Imagine a face or personality informing the driver of an impending pedestrian crossing or a newly identified route. The avatar might be cartoonish like a talking logo or eventually more humanlike depending either on the preference of the user or the brand. These are the types of interfaces the market may see more of in the future since companies like Renault have recognized the advantages to user behavior and satisfaction.
“Characters and mascots have a much higher brand recall – nearly six times that of logos or slogans,” states Herwig Steininger, Managing Director of SPooN.ai, the French avatar supplier for Renault. “The demand for digital companions and virtual assistants is growing exponentially across industries. We want to give these interfaces a face, a voice and a more marvelous experience in the car by the help of an empathic and expressive digital companion.”
And this supposition is supported by the data. In de Borst and de Gelder’s 2015 neuroscientific study, they noted “The perception of emotional expressions by human-like characters seems to be fairly similar to perception of human emotions, with corresponding behavioral and physiological activation.” Adobe’s 2019 study found that over 85% of the population used interactive, phone interfaces –mostly on their phones – with 92% of those users saying technology makes them feel safer while driving. And Voicebot.ai discovered in 2020 that 63% of car shoppers look for an in-car voice assistant when purchasing a vehicle.
To the cynic, such cutsie interfaces harken back to Clippy, the animated paperclip avatar from Windows 97 which “… the world loved to hate” and was discontinued within a year. Clippy was demonized as patronizing and distracting. But as noted by Abigail Cain of Artsy, “Most experts … note that Clippy’s real problem was that he was ‘optimized for first use.’ You might appreciate help in writing your very first letter; that exact same offer of help is infuriating by the time you’ve reached your fiftieth. ‘The reason I think people hate him is not because of what Clippy is, but how Clippy acts,” Kevan Atteberry [the original designer of Clippy] admitted twenty years later.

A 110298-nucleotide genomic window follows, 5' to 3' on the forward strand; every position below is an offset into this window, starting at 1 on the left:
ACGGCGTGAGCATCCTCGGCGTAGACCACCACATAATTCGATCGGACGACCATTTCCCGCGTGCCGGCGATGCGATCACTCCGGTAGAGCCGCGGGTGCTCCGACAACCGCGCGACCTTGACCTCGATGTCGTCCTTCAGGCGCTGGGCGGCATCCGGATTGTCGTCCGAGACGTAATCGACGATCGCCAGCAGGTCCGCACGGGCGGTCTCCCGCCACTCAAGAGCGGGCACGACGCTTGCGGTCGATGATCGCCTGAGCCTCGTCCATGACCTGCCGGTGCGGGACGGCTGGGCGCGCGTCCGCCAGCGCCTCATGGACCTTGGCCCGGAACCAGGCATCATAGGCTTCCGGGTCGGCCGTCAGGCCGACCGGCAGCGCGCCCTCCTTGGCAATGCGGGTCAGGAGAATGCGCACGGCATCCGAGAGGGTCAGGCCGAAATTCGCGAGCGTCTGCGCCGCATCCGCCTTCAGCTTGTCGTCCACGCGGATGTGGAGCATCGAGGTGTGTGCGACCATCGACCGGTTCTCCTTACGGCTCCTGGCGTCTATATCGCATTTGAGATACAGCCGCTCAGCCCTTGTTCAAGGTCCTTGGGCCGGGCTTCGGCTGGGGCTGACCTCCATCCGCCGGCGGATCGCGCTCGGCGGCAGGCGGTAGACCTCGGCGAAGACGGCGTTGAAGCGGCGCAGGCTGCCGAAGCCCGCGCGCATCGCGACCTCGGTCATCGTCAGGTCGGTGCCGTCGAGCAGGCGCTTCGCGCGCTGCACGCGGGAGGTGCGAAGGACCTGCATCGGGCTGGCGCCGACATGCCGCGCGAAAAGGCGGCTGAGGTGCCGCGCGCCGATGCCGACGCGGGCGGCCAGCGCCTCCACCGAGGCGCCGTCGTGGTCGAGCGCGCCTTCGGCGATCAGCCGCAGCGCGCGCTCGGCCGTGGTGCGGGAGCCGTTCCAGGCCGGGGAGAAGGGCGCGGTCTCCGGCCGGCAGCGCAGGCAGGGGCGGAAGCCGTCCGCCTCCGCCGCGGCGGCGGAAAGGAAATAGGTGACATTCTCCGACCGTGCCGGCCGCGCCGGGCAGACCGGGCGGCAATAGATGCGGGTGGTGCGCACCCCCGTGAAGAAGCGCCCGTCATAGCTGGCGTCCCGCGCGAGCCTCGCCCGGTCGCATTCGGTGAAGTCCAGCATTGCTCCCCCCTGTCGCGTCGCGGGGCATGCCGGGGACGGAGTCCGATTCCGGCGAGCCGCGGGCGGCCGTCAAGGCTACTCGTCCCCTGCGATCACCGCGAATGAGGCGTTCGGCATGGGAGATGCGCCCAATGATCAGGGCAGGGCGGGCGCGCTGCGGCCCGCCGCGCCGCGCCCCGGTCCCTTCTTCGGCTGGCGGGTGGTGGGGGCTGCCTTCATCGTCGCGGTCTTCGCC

This static experience, however, won’t be the fate for avatar interfaces in the future given connected software updates based upon feedback loops, user experience tailoring and driver customization. “These engaging avatars will cater to drivers’ and passengers’ preferences for music, door openings and special scenarios that will result in unique and enjoyable travel environments,” asserts Steininger.
Additionally, the latest natural language models have incorporated Artificial Intelligence — which improves exponentially every day — such that verbal interactions with these futuristic avatars will provide much greater flexibility than the limited choices from a quarter of a century ago.
“We should not forget that the younger generations are the purchasing future and are very character-oriented due to video games,” points out Steininger. “The younger generations of Gen Z and Gen Alpha will represent more than 30% of the luxury market by 2030.”
Renault has already launched their avatar interface, reno, in some European countries (e.g., France, Germany, Italy, Spain) with others following later this year.
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